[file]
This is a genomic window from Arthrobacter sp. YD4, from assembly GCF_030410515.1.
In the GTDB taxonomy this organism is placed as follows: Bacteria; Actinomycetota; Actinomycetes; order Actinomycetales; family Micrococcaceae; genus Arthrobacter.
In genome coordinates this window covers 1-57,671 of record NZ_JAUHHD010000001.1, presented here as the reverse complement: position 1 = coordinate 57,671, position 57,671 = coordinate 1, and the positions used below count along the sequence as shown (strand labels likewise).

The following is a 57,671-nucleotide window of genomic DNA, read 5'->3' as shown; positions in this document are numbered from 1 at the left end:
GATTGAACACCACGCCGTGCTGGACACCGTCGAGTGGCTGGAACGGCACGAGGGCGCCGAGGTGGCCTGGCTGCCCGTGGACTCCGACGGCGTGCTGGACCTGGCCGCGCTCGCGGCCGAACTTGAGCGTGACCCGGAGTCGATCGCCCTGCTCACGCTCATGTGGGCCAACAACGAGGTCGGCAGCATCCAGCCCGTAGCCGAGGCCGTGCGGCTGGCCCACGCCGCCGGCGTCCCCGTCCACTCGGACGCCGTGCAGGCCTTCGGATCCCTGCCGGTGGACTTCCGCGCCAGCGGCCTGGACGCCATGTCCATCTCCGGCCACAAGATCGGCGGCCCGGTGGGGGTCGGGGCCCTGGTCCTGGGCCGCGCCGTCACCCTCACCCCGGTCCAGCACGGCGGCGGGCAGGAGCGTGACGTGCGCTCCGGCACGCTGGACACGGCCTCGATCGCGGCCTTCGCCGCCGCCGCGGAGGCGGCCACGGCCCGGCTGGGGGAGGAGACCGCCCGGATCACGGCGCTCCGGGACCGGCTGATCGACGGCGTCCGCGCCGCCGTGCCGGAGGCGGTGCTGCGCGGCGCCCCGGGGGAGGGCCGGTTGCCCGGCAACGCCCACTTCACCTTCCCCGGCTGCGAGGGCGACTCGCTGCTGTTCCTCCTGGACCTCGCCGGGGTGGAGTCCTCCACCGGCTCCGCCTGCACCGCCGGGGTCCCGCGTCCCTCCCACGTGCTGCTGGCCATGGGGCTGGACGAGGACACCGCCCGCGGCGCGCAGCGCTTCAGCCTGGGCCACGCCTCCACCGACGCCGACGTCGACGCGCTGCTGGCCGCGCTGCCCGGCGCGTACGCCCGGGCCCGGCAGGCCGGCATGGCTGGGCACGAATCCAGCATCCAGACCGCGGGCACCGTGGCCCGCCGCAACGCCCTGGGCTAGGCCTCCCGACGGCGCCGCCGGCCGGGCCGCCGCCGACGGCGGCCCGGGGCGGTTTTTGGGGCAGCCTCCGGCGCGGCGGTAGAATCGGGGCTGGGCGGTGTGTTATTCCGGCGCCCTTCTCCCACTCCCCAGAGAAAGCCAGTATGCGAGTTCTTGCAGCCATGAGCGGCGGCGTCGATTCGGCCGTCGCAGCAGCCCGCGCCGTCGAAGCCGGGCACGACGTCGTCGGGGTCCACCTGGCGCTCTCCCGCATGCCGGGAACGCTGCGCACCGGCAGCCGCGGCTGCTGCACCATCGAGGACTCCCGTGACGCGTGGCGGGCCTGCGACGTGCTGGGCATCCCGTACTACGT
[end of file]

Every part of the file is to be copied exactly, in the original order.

This is a genomic window from Arthrobacter sp. YD4, from assembly GCF_030410515.1.
In the GTDB taxonomy this organism is placed as follows: Bacteria; Actinomycetota; Actinomycetes; order Actinomycetales; family Micrococcaceae; genus Arthrobacter.
In genome coordinates this window covers 1-57,671 of record NZ_JAUHHD010000001.1, presented here as the reverse complement: position 1 = coordinate 57,671, position 57,671 = coordinate 1, and the positions used below count along the sequence as shown (strand labels likewise).

The following is a 57,671-nucleotide window of genomic DNA, read 5'->3' as shown; positions in this document are numbered from 1 at the left end:
GATTGAACACCACGCCGTGCTGGACACCGTCGAGTGGCTGGAACGGCACGAGGGCGCCGAGGTGGCCTGGCTGCCCGTGGACTCCGACGGCGTGCTGGACCTGGCCGCGCTCGCGGCCGAACTTGAGCGTGACCCGGAGTCGATCGCCCTGCTCACGCTCATGTGGGCCAACAACGAGGTCGGCAGCATCCAGCCCGTAGCCGAGGCCGTGCGGCTGGCCCACGCCGCCGGCGTCCCCGTCCACTCGGACGCCGTGCAGGCCTTCGGATCCCTGCCGGTGGACTTCCGCGCCAGCGGCCTGGACGCCATGTCCATCTCCGGCCACAAGATCGGCGGCCCGGTGGGGGTCGGGGCCCTGGTCCTGGGCCGCGCCGTCACCCTCACCCCGGTCCAGCACGGCGGCGGGCAGGAGCGTGACGTGCGCTCCGGCACGCTGGACACGGCCTCGATCGCGGCCTTCGCCGCCGCCGCGGAGGCGGCCACGGCCCGGCTGGGGGAGGAGACCGCCCGGATCACGGCGCTCCGGGACCGGCTGATCGACGGCGTCCGCGCCGCCGTGCCGGAGGCGGTGCTGCGCGGCGCCCCGGGGGAGGGCCGGTTGCCCGGCAACGCCCACTTCACCTTCCCCGGCTGCGAGGGCGACTCGCTGCTGTTCCTCCTGGACCTCGCCGGGGTGGAGTCCTCCACCGGCTCCGCCTGCACCGCCGGGGTCCCGCGTCCCTCCCACGTGCTGCTGGCCATGGGGCTGGACGAGGACACCGCCCGCGGCGCGCAGCGCTTCAGCCTGGGCCACGCCTCCACCGACGCCGACGTCGACGCGCTGCTGGCCGCGCTGCCCGGCGCGTACGCCCGGGCCCGGCAGGCCGGCATGGCTGGGCACGAATCCAGCATCCAGACCGCGGGCACCGTGGCCCGCCGCAACGCCCTGGGCTAGGCCTCCCGACGGCGCCGCCGGCCGGGCCGCCGCCGACGGCGGCCCGGGGCGGTTTTTGGGGCAGCCTCCGGCGCGGCGGTAGAATCGGGGCTGGGCGGTGTGTTATTCCGGCGCCCTTCTCCCACTCCCCAGAGAAAGCCAGTATGCGAGTTCTTGCAGCCATGAGCGGCGGCGTCGATTCGGCCGTCGCAGCAGCCCGCGCCGTCGAAGCCGGGCACGACGTCGTCGGGGTCCACCTGGCGCTCTCCCGCATGCCGGGAACGCTGCGCACCGGCAGCCGCGGCTGCTGCACCATCGAGGACTCCCGTGACGCGTGGCGGGCCTGCGACGTGCTGGGCATCCCGTACTACGT